Health knowledge made personal
Join this community!
› Share page:
Search posts:


Posted Jun 03 2010 12:06pm

The prospect of a vaccine that can give protection from breast cancer is an exciting one, but news of the new trials need to be tempered with a realistic outlook – there’s still a long way to go.

Each year more than a million women are diagnosed with breast cancer throughout the world. It is currently the most common cancer in the U.K. & for women the incidence rates have increased by fifty per cent over the last twenty five years. In the U.K. approximately twelve thousand women & seventy men die each year as a result of the disease.

Many people reading the headlines this week will have felt a surge of hope at the prospect of finally combating one of the world’s biggest killers. Research carried out in America & published in the journal Nature Medicine, has shown that a vaccine containing a protein  present in most human breast cancers - alpha-lactalbumin (a-lactalbumin) - injected into mice which have been bred to develop breast cancer was effective in preventing the disease.

Vincent Tuohy, from the Cleveland Clinic Lerner Research Institute – the immunologist who led the study - said: “We believe that this vaccine will someday be used to prevent breast cancer in adult women in the same way that vaccines have prevented many childhood diseases.

“If it works in humans the way it works in mice, this will be monumental. We could eliminate breast cancer.”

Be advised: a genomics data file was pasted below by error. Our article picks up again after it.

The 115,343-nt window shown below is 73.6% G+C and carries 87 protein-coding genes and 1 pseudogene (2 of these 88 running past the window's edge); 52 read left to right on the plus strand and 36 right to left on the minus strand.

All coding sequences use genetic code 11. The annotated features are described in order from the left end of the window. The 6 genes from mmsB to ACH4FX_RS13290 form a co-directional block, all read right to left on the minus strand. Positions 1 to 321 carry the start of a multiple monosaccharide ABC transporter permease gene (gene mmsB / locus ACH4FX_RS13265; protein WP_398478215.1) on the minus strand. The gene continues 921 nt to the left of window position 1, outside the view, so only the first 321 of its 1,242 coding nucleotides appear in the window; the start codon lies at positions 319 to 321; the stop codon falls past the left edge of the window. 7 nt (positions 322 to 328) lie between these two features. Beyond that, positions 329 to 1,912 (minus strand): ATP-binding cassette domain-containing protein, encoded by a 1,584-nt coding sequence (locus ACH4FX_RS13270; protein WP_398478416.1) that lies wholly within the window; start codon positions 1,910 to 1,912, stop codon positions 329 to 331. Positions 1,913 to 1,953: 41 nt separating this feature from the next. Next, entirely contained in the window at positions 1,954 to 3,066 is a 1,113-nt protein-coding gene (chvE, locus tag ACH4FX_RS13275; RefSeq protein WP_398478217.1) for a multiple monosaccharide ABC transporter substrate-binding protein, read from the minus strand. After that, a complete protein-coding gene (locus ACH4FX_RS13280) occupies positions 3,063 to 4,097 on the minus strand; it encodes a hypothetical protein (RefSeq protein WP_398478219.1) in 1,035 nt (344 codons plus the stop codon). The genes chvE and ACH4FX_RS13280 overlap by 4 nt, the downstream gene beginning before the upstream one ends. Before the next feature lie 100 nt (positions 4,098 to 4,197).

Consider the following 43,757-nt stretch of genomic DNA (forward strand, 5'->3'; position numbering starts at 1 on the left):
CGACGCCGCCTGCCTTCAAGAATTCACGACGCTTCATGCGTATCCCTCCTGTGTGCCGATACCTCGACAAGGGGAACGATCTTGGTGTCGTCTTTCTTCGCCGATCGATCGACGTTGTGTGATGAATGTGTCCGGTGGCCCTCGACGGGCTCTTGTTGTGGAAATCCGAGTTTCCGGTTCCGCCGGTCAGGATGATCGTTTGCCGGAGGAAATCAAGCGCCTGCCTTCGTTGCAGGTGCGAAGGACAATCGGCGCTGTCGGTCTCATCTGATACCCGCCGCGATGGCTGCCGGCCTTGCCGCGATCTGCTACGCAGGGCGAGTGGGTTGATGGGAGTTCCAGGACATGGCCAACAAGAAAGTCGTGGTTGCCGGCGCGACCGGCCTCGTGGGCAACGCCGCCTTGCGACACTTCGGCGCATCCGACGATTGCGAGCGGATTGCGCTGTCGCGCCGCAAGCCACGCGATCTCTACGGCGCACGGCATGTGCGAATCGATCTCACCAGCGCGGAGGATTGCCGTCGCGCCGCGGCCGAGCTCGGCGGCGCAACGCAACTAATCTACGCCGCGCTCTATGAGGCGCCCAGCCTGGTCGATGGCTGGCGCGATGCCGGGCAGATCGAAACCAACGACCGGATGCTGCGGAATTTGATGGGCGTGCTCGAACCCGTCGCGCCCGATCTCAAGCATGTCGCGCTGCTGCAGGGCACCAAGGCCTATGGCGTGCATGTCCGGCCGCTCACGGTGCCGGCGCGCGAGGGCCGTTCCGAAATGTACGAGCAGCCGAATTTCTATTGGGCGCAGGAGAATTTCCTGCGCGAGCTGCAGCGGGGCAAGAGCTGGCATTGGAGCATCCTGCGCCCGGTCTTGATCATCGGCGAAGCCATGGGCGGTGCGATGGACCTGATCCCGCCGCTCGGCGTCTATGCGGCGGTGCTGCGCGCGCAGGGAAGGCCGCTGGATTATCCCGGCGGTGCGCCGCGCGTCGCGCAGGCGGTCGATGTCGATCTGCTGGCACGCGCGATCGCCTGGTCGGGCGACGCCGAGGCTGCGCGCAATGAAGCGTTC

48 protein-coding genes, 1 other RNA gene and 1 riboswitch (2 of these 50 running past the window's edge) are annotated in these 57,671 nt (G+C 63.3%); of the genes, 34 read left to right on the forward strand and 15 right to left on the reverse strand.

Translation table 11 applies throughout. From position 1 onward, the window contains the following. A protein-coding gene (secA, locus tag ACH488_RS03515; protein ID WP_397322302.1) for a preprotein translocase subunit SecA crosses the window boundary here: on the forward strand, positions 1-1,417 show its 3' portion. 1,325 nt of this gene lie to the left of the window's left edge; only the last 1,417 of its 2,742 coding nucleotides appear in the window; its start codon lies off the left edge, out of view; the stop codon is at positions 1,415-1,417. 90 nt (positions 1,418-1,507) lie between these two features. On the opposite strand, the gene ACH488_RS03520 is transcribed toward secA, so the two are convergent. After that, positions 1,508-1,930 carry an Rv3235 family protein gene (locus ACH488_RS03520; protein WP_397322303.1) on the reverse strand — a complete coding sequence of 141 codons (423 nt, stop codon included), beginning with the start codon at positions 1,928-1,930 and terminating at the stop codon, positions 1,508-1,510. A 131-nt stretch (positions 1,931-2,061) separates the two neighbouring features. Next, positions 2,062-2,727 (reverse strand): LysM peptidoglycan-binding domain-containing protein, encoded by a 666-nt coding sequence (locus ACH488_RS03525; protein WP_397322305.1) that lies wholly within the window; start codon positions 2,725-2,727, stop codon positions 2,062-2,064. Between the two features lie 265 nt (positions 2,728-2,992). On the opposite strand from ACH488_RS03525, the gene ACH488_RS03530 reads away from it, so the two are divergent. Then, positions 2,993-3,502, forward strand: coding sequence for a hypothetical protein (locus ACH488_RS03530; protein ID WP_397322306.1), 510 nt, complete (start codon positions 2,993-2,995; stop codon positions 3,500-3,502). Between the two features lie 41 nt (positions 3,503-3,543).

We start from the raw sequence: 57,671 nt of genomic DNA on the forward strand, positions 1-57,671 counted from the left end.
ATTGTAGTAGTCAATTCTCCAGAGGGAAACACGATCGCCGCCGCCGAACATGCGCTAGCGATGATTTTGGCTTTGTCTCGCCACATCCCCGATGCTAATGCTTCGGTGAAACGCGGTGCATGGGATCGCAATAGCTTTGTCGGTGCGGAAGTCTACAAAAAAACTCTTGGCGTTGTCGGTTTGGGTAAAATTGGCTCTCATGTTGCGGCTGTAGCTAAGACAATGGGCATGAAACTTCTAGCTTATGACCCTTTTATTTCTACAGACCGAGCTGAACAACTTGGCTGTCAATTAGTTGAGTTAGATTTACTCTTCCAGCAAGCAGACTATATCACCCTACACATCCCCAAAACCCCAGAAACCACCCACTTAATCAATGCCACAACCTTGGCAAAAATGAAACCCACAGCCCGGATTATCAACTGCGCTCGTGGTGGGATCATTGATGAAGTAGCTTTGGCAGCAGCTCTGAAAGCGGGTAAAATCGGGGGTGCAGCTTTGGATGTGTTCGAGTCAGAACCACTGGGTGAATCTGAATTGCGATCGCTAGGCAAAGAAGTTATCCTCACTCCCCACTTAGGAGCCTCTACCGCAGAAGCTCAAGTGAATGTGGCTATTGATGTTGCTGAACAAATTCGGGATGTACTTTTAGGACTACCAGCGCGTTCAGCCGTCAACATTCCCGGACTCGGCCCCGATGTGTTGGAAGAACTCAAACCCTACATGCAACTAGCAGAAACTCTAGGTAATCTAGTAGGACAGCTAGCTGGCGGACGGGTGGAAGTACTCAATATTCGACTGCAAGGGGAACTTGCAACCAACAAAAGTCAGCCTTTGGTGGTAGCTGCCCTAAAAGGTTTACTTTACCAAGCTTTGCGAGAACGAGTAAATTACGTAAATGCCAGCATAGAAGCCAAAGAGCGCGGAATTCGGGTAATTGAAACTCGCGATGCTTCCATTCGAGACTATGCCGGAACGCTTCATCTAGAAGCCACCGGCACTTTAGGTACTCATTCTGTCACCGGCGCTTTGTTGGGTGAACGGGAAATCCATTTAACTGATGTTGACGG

In the study half of the mice were injected with a vaccine containing a-lactalbumin & half were injected with a control solution. None of the mice injected with the vaccine containing a-lactalbumin went on to develop breast cancer, whilst all the mice given the control solution did. The vaccine was also shown in a separate experiment to slow the growth of existing tumours.

The vaccine is unique in targeting the cancer formation itself  rather than a virus, which is how the existing vaccines for cervical & liver cancer work, respectively immunising against the human papilloma virus & the Hepatitis B virus. Joseph Crowe, MD, director of Cleveland Clinic’s Breast Centre. Said “Dr. Tuohy is not a breast cancer researcher, he’s an immunologist, so his approach is completely different - attacking the tumour before it can develop. It’s a simple concept, yet one that has not been explored until now.”

As the a-lactalbumin protein is present in the breast tissue of women who are producing milk, a vaccine containing it would be unsuitable for women who are either pregnant or likely to be. The researchers conclude that, “a-lactalbumin vaccination may provide safe and effective protection against the development of breast cancer for women in their post child bearing, pre menopausal years, when lactation is readily avoidable and risk for developing breast cancer is high”

The new research is exciting, but further research is required before it can be considered safe enough for human trials to begin. It has been reported that human trials might begin as early as next year, but the need for long trials on large numbers of women, mean that it could be ten years or more before the vaccine might become available if indeed it proves to be as promising as the initial hype suggests. Dr Caitlin Palframan - policy manager at Breakthrough Breast Cancer – said, This research could have important implications for how we might prevent breast cancer in the future.

“However, this is an early stage study, and we look forward to seeing the results of large-scale clinical trials to find out if this vaccine would be safe and effective in humans.

“Crucially, there are already things that women can do to reduce their breast cancer risk including reducing alcohol consumption, maintaining a healthy weight and taking regular exercise.”

Post a comment
Write a comment:

Related Searches